In response to questions at a press briefing, the US State Department said that Honduran police, the DEA, the Guatemalan military and private contractors were all involved in the May 11 operation and that the helicopters involved were titled to the State Department itself. But the US government was quick to declare that Honduran forces were the only ones to fire weapons and that the DEA was only present in an advisory role.

On Friday, June 22, during another anti-narcotics operation, a US DEA agent shot and killed a man and arrested at least four suspects in Brus Laguna, another community in the Honduran Moskitia approximately three hours down the Patuca River from Ahuas. According to the DEA, the suspect reached for a holstered weapon before the DEA agent shot and killed him. Although there have been deaths in other DEA activities in Honduras, such as May 11, according to the US government, the June 22 incident is the first time that a DEA agent has been the one to shoot and kill someone during an operation.

Still less than two months since the massacre in Ahuas, DEA spokeswoman Dawn Dearden confirmed that two US DEA agents were involved in another fatal shooting. Honduran officials initially reported that one of the two pilots of a suspected drug flight from Colombia died and the other was injured after the twin-engine plane crashed on July 3 in Olancho, in eastern Honduras, after its pursuit by government aircraft. However, in a July 8 interview with the AP, Dearden said that when an operation involving Honduran police and DEA advisers arrived at the scene of the crash, one of the pilots refused to surrender and made an unspecified “threatening gesture.” Two DEA agents shot and killed the man.

More than a month before the second operation made headlines in the US, indigenous people in the Moskitia had already demanded the departure of US security and military personnel, in response to the May 11 killing. Representatives from the Territorial Councils of MASTA held an emergency assembly in Brus Laguna on May 14.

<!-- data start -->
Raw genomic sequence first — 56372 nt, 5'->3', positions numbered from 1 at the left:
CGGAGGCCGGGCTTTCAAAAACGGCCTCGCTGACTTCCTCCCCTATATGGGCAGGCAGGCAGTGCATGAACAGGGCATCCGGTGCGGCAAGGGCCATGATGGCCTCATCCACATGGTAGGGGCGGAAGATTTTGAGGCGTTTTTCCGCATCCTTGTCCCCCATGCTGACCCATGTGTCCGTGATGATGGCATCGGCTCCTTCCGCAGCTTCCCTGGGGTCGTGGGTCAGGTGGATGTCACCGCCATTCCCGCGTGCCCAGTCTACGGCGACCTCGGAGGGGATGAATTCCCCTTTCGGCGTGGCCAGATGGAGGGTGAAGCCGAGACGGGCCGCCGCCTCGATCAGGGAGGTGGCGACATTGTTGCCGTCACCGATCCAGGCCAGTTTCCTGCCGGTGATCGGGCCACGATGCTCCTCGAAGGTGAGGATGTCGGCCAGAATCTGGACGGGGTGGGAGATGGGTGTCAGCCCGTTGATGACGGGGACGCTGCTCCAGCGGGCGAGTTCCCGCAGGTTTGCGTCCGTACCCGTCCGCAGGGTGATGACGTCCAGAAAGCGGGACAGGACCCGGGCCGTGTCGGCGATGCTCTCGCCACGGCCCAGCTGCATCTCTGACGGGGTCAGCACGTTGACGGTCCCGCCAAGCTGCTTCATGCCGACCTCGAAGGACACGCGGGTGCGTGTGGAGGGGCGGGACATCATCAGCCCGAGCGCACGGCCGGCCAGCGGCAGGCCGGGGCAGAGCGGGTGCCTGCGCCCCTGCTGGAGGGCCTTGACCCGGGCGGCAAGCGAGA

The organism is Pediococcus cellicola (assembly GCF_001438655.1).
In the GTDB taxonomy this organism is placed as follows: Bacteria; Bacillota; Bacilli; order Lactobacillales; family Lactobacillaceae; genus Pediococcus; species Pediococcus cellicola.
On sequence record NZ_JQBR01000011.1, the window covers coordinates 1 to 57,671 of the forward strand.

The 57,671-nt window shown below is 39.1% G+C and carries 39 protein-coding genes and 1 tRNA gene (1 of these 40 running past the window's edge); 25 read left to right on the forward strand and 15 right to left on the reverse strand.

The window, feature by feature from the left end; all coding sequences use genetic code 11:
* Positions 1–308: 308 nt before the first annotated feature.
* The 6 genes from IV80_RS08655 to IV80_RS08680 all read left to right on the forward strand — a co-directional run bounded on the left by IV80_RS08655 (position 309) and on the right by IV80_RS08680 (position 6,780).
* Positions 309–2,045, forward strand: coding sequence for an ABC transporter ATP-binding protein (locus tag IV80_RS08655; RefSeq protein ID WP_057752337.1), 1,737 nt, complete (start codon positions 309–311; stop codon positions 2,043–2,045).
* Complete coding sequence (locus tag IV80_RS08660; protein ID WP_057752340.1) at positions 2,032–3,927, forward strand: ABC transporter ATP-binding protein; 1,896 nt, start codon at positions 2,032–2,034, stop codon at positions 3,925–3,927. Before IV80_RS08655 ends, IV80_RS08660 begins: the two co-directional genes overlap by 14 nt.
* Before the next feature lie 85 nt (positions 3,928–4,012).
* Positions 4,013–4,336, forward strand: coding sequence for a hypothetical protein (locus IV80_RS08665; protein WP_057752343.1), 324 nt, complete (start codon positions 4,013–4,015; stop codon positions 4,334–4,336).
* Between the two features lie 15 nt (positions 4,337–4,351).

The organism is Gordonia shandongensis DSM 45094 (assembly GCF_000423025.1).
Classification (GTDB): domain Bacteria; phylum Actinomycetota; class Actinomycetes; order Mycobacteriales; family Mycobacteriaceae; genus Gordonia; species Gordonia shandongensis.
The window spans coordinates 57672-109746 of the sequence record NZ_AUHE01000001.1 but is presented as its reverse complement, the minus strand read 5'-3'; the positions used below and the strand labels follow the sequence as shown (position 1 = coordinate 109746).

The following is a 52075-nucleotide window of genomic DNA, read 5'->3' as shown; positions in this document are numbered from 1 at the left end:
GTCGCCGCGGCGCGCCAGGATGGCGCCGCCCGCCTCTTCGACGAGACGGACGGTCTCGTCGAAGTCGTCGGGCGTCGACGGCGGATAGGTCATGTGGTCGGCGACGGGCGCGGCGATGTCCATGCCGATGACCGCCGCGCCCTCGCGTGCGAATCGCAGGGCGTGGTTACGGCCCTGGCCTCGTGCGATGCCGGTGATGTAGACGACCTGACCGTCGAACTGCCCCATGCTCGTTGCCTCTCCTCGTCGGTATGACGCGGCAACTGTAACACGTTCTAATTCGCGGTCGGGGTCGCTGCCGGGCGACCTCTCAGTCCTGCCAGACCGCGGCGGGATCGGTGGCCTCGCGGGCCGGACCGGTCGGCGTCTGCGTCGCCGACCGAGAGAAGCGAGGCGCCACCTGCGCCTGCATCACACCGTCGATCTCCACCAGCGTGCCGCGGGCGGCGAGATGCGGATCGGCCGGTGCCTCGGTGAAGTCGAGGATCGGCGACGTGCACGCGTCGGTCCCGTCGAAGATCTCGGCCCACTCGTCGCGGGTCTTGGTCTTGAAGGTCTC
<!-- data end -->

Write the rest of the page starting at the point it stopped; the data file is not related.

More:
“We resolve to declare members of the Honduran and US armed forces persona non grata in the territory of the Moskitia due to their invasion and effect on security, creating situations of intimidation and fear in the humble residents who survive through their own efforts, and without fulfilling their commitment to defend our sovereignty,” reads the declaration written at the emergency assembly. It was addressed to Honduran authorities, as well as United Nations Special Rapporteur on Indigenous Peoples James Anaya.

“We consider the Honduran and United States armed forces to be the only ones responsible for this incident,” continues the Declaration. “As the Territorial Council, we demand a rapid departure of armed North Americans from our communities.”

As concerns arose in the US regarding DEA operations in Honduras following the May 11 incident, a surveillance video allegedly filmed by a US Customs and Border Protection Service aircraft that night began circulating among government agencies and was shown to congressional staff. The families and legal representatives of the victims have not seen the video, nor have they been notified by US or Honduran authorities that a video of the incident exists.

The New York Times viewed the footage and reported that the video raises more questions about the operation and the different versions of the incident that have emerged from US and Honduran authorities, local residents, including those wounded, and bystanders. The video allegedly shows one boat ramming another, after the anti-narcotics team had fired on drug smugglers and intercepted their boat loaded with cocaine.

“In the seconds before contact, there were some flashes in the video, which American officials said were indications that the occupants of the larger boat had fired. After the ramming, a brief but ferocious flurry of shots from the boat carrying the agents was clearly visible,” Thom Shanker and Charlie Savage wrote in a June 22 New York Times article. “As the larger boat slid alongside and then moved away, there also appeared to be a spray of bullets across its middle, said by officials to be a volley of machine-gun fire from the Honduran door gunner aboard one of the helicopters.”

“Still, the video does not resolve the identities or motive of those aboard the boat that collided with the vessel carrying the agents, and who may have fired upon them,” wrote Shanker and Savage.

The controversy about US involvement in anti-narcotics operations in Honduras, resurfacing in the press in the wake of the video footage, also highlights the lack of clarity about the nationality and role of the various armed uniformed agents. While the State Department was quick to assert that only Hondurans fired weapons, the Honduran police agents involved are all part of a special tactical team and each individual agent has been vetted by the DEA. Some agents involved in the May 11 operation are part of a Foreign-deployed Advisory Support Team (FAST), but unanswered questions remain about the role of private military contractors and other foreign agents, the organizational structure of cooperation between forces and the chain of command.